There's been buzz around the band The Bird and the Bee recently. And I am sure that with the release of their first commercial CD tomorrow there will be plenty of journalists/bloggers jumping on the buzz/bee play-on-words wagon. In any case, lucky recipient of a promotional advance CD that I am, my daughter and I have been bopping around the house for many days now to Bird and Bee, which recorded a CD of joyful smooth pop, with some angry lyrics, such as are found in the song "Fucking Boyfriend." A "smart" production." (My husband likes them, too, but he doesn't really bop around the house.)
The Bird and the Bee are a duo, Inara George and Greg Kurstin. The reason I am writing about them on my Echo Park blog is that Kurstin lives and works in the neighborhood, where he and George are said to have written the music to their CD. He has a "classy" background, which includes jazz study with Jaki Byard and recording credits with the Flaming Lips. Not to mention the EP address. A Blue Note records press release says he "was a jazz piano prodigy by the time he started shaving." Inara George, meanwhile, is the daughter of Little Feat founder Lowell George. She has a reportedly succesful solo release, "All Rise."
As for buzz, Bird and Bee were scheduled to be on Jay Leno a couple of nights ago. And they have been playing -- or will play -- a couple of shows at Sundance, ancillary, I think, to the festival. Maybe someone will make a movie about them. It certainly isn't too far-fetched, as they have 8,104 friends registered on My Space. That's a lot of friends. One of them must be a music-documetary filmmaker. It turned me off at first, the slickness of 8,104 official My Space friends. Is this big-time dressed in sheep's clothing? But then I really like the CD, and so in the end I don't care how many friends they have.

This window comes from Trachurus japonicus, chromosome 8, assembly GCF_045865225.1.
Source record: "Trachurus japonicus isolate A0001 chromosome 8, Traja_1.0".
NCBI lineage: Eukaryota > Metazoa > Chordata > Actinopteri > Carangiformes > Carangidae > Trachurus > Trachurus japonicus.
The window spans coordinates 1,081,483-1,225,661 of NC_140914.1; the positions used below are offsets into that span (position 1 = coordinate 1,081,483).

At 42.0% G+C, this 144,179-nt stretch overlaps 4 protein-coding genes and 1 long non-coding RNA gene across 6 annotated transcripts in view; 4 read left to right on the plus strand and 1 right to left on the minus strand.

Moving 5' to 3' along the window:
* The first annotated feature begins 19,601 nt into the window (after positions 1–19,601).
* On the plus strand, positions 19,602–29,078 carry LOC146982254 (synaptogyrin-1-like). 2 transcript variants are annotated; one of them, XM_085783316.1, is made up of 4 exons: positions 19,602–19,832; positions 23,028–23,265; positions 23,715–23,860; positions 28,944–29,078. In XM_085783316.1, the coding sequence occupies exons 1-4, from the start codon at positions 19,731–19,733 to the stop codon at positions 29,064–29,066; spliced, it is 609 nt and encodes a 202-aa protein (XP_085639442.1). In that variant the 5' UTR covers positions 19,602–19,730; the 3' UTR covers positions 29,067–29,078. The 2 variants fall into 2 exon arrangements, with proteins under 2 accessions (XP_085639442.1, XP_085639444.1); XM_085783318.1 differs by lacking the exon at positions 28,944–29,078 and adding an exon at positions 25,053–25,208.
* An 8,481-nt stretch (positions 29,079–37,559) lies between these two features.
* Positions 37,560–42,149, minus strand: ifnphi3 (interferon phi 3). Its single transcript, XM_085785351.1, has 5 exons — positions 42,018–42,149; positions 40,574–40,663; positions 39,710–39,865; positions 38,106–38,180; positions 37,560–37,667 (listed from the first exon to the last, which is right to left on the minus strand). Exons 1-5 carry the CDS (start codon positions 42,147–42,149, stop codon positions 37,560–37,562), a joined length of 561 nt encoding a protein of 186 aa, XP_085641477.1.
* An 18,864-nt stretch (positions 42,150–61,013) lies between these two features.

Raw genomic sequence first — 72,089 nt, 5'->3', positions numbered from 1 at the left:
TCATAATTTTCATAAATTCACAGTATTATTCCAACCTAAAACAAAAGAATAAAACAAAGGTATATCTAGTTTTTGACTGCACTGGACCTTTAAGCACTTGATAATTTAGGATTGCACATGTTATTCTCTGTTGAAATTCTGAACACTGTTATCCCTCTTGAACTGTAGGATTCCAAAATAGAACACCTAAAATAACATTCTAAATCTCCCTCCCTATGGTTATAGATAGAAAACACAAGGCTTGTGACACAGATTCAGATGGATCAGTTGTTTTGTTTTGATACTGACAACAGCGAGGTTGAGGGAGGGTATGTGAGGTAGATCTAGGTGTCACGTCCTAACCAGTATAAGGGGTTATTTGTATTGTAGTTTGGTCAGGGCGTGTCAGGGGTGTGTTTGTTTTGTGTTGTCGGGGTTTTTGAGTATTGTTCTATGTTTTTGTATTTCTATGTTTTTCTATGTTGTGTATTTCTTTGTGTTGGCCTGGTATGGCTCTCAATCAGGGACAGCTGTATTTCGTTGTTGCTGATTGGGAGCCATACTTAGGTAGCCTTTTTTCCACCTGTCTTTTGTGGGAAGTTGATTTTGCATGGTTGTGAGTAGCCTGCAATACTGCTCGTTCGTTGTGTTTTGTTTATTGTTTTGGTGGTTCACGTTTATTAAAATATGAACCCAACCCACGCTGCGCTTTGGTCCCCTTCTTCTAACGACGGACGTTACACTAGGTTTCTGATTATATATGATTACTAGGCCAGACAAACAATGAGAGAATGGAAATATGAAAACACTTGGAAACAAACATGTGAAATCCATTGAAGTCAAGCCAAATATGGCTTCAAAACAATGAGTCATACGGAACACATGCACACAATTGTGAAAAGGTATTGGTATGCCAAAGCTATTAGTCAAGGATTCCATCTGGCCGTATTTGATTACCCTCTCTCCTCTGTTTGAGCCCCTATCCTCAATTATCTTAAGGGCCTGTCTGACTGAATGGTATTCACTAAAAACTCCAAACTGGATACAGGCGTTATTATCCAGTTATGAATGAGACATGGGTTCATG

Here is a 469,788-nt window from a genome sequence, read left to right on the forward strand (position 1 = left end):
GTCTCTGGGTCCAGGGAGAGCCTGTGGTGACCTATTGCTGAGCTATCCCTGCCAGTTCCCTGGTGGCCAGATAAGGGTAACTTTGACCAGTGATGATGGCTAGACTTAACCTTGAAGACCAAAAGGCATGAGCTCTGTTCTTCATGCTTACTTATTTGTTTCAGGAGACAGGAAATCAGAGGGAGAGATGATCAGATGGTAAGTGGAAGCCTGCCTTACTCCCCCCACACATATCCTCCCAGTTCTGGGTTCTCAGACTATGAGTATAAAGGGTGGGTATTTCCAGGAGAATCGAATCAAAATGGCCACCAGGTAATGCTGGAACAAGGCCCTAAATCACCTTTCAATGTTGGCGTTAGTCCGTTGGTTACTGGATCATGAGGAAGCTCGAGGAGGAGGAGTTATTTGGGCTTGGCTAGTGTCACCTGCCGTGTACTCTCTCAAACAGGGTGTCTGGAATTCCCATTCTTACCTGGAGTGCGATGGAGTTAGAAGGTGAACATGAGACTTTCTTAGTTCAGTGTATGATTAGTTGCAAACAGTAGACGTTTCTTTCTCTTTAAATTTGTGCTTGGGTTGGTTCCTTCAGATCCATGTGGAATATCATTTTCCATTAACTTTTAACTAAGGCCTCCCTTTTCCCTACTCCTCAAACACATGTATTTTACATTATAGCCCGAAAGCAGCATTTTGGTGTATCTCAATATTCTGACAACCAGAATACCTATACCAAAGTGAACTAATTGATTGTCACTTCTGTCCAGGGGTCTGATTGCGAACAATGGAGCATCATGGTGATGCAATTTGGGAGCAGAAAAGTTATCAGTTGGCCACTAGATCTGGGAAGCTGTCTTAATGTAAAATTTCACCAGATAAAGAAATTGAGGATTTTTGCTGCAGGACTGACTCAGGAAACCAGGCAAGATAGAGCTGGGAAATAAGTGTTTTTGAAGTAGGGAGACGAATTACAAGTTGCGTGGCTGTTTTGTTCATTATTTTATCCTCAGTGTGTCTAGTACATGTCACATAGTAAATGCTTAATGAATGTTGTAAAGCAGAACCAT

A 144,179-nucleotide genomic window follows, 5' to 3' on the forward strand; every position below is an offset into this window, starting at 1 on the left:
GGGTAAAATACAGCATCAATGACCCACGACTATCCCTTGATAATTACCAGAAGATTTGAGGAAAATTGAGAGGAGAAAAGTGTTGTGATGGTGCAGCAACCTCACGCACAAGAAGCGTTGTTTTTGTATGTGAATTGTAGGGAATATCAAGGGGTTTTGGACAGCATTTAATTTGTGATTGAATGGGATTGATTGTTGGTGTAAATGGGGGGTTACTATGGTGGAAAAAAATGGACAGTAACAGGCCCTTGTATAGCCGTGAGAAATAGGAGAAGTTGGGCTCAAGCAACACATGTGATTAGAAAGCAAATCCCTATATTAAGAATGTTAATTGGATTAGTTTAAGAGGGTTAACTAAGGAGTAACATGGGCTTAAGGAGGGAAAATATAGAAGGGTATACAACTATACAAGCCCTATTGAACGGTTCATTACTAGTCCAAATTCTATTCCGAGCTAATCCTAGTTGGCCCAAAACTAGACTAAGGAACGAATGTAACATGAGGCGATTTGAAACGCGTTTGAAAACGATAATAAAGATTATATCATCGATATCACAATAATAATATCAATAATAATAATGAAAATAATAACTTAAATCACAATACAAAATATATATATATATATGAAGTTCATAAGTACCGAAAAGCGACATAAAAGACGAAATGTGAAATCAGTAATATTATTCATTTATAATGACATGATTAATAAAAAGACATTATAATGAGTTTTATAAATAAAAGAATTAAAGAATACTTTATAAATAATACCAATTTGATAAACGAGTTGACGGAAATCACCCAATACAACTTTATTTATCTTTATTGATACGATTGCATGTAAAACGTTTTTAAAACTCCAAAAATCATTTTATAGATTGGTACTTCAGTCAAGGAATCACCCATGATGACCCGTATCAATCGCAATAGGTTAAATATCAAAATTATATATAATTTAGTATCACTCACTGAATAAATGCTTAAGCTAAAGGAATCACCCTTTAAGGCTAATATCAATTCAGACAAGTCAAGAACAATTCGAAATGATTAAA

The box-like cinderblock building at the corner of Lucretia and Echo Park Avenue was an evangelical church for many years. The church moved, but I still see its pastor frequently, making house calls to some elderly nieghbors of mine. After the church left the space there was an art gallery briefly. And after that it was a sparse junk shop, opened at odd hours. Then several months ago, there was work on it again. I poked my head (or nose) in to ask about it, saw cooking equipment and learned that soon it would be a southern bakery. But "soon" turned out to be relative. The building was painted in a stlyish feminine manner -- pale yellow brown and blue, with snap dragons and dahlia's planted in the parkway. "Delilah" was painted on a deep-slanting cursive. But there were permit troubles, including, I was told 3rd- or 4th-hand, parking issues: the city wanted them to build underground parking. I am sure it took some doing to get past that hurdle. (I don't believe they have any parking spaces.) The entire space is probably 400 hundred square feet. Many months passed.
Then yesterday Delilah's did open -- to quite a warm reception from the neighborhood. My husband, daughter, dog and I all walked down Echo Park Avenue to sample the new arrival, making an outing of it. On our way there and back we passed dozens of people -- hipsters, families, artists -- who were doing the same. Friends honked at us from cars on their way to get there. We ran into one group of four who told us the bakery was running out of goods there were so many people. And it was true. When we got there -- at eleven -- almost everything was cleared out and our cinnamon rolls were a bit undercooked, as if they had been rushed out of the oven. In Echo Park, the people were hungry for cake and pie! The proprietor, who is from Orange County originally but has studied and loved southern cuisine, told me she simply hadn't expected so many people to show up. I couldn't decide if the decor was an odd fit for Echo Park or right up its alley: lots of vintage, fiftie's style knick-knacks, tea roses in a milk jar, floral wall paper and an antique mantle with splotchy mirror. But I could tell the decor soon would be taken for granted. With several outdoor tables right on the sidewalk, it's likely to become a new community gathering spot.